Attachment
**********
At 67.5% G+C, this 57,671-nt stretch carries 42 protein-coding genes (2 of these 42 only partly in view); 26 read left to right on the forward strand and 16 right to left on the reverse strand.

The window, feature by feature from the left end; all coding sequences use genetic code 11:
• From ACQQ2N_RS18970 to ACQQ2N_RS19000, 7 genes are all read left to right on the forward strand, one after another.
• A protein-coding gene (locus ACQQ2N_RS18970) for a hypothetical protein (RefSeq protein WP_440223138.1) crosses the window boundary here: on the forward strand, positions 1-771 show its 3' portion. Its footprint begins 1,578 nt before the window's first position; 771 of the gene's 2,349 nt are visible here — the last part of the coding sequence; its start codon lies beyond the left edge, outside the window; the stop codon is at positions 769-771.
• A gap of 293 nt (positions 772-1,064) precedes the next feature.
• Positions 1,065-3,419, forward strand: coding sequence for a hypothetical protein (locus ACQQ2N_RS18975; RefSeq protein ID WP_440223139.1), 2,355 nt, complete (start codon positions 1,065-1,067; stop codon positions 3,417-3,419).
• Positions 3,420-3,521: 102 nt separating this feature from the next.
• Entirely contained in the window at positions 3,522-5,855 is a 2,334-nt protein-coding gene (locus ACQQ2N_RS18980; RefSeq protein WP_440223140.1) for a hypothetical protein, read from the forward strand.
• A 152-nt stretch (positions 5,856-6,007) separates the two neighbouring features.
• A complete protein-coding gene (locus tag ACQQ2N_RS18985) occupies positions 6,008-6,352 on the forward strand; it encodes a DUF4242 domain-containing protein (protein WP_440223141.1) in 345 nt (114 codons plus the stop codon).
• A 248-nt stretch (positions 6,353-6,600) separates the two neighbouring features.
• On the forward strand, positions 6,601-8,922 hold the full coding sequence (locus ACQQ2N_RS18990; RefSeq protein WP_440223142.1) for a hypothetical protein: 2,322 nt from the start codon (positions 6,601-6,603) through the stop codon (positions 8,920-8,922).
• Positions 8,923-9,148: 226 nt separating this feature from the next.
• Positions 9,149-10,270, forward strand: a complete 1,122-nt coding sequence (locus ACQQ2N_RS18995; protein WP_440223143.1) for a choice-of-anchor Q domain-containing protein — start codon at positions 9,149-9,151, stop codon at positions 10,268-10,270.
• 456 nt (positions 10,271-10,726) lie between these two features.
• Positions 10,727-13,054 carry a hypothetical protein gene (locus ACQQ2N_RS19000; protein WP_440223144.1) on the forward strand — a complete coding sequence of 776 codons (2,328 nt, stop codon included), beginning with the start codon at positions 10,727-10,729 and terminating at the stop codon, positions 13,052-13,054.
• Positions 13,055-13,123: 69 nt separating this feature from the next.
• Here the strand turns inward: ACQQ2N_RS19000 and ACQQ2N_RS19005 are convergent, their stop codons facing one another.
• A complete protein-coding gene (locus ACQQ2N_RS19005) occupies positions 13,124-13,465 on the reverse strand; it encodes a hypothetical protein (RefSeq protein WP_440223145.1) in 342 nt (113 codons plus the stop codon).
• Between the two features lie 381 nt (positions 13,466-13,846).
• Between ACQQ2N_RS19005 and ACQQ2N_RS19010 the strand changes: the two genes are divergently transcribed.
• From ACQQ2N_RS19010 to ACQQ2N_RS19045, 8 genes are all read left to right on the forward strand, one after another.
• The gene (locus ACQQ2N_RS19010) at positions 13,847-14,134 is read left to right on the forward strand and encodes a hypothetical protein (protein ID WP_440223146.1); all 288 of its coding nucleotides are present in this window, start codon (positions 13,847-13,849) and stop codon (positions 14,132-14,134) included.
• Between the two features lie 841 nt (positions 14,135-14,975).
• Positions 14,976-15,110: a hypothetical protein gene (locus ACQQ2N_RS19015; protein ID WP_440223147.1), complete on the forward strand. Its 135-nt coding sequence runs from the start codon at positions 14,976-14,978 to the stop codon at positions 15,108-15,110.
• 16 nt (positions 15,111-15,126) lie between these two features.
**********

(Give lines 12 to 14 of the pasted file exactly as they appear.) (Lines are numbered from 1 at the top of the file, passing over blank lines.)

• On the forward strand, positions 6,601-8,922 hold the full coding sequence (locus ACQQ2N_RS18990; RefSeq protein WP_440223142.1) for a hypothetical protein: 2,322 nt from the start codon (positions 6,601-6,603) through the stop codon (positions 8,920-8,922).
• Positions 8,923-9,148: 226 nt separating this feature from the next.
• Positions 9,149-10,270, forward strand: a complete 1,122-nt coding sequence (locus ACQQ2N_RS18995; protein WP_440223143.1) for a choice-of-anchor Q domain-containing protein — start codon at positions 9,149-9,151, stop codon at positions 10,268-10,270.